COMMENT:
    ----------------------------------------------------------------------
    
    I also have some non-Discuss-level substantive comments in the section-by-section notes,
    in addition to the usual editorial nits.
    
    Section 1
    
       and/or encrypted.  The JWT specification has seen rapid adoption
       because it encapsulates security-relevant information in one, easy to
       protect location, and because it is easy to implement using widely-
    
    nit: "one easy-to-protect location".

OK
    
    Section 2.2
    
    I'd consider rewording the text here to make it more poignant; perhaps:
    
      In addition, some applications use a keyed MAC algorithm such as
      "HS256" to sign tokens, but supply a weak symmetric key with
      insufficient entropy (such as a human memorable password).  Such keys
      are vulnerable to offline brute-force or dictionary attacks once an
      attacker possesses such a token.

OK
    
    Section 2.4
    
    I'd suggest noting that the compression attacks are particularly
    powerful when there is attacker-controlled data in the same compression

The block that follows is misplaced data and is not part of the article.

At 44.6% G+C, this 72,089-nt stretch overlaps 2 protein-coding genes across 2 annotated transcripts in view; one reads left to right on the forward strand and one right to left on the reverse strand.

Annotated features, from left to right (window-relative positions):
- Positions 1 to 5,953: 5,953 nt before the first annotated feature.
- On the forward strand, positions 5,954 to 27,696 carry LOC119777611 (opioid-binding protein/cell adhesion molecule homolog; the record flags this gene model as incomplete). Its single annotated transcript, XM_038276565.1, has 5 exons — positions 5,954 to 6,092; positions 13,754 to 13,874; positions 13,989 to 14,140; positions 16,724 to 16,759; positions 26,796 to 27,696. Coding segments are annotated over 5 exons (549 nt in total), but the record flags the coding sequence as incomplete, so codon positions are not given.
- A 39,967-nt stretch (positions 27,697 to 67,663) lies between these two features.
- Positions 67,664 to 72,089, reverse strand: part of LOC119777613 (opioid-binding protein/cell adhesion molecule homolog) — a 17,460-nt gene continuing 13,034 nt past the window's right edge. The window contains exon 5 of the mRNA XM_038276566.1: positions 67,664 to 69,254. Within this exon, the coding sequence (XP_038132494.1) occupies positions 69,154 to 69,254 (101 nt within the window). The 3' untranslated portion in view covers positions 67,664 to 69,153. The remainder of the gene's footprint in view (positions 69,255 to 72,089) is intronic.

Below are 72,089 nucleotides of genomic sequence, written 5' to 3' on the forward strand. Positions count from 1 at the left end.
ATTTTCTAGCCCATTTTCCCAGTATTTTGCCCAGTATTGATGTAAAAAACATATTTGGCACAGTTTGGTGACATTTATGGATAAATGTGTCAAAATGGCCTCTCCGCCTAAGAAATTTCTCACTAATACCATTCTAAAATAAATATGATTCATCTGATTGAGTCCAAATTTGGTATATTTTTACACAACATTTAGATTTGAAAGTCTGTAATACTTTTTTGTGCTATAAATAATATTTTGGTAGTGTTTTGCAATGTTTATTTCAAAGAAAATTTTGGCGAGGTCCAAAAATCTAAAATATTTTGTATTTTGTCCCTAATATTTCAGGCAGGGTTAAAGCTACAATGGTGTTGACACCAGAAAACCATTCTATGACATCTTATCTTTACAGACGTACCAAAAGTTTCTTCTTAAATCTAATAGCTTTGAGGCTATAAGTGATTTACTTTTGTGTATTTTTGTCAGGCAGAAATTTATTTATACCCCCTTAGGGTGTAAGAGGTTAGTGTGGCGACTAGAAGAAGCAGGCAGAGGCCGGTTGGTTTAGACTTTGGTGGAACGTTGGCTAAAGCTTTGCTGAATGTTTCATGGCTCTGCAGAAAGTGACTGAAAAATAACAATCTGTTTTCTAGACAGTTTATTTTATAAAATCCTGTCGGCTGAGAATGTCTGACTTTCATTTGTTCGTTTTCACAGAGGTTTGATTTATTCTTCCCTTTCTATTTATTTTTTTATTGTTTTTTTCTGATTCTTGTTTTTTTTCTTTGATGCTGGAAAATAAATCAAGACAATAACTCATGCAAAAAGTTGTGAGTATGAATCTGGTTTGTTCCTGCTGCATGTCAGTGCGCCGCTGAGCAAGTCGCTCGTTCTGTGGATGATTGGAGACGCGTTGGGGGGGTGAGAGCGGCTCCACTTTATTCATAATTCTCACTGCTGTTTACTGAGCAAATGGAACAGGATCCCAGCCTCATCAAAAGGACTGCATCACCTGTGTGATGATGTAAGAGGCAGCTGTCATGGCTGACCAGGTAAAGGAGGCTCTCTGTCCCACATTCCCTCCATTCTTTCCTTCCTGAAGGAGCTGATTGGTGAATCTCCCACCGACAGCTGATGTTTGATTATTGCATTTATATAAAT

space as secret data.

OK
    
    Section 3.2
    
       Therefore, applications MUST only allow the use of cryptographically
       current algorithms that meet the security requirements of the
       application.  This set will vary over time as new algorithms are
       introduced and existing algorithms are deprecated due to discovered
       cryptographic weaknesses.  Applications MUST therefore be designed to
       enable cryptographic agility.
    
    This seems to have high overlap with BCP 201; a reference is probably in
    order.

Since the JWT format itself enables crypto agility, we decided that a further reference to BCP 201 would not add clarity.
    
    Section 3.4
    
       Some cryptographic operations, such as Elliptic Curve Diffie-Hellman
       key agreement ("ECDH-ES") take inputs that may contain invalid
       values, such as points not on the specified elliptic curve or other
       invalid points (see e.g.  [Valenta], Sec. 7.1).  Either the JWS/JWE
       library itself must validate these inputs before using them or it
       must use underlying cryptographic libraries that do so (or both!).
    
    side note: A phrasing like "JWS/JWE libraries MUST ensure that such
    input validation occurs" would leave the same wiggle room for the
    validation to occur at the underlying crypto layer, while leaving it
    crystal clear what entity is responsible for ensuring that the checks
    occur".  But since I don't expect a change of this nature to actually
    cause different behavior by implementors, I'm not very tied to it.

Left unchanged.
    
    Section 3.8
    
    When we say "[o]ther applications may use different means of binding
    keys to issuers", is there any value in noting that certification by a
    trusted authority is a common way to perform this binding (in some
    contexts)?

We couldn't find related use cases in the JWT space, left the text as-is.
    
    Section 3.9
    
       If the same issuer can issue JWTs that are intended for use by more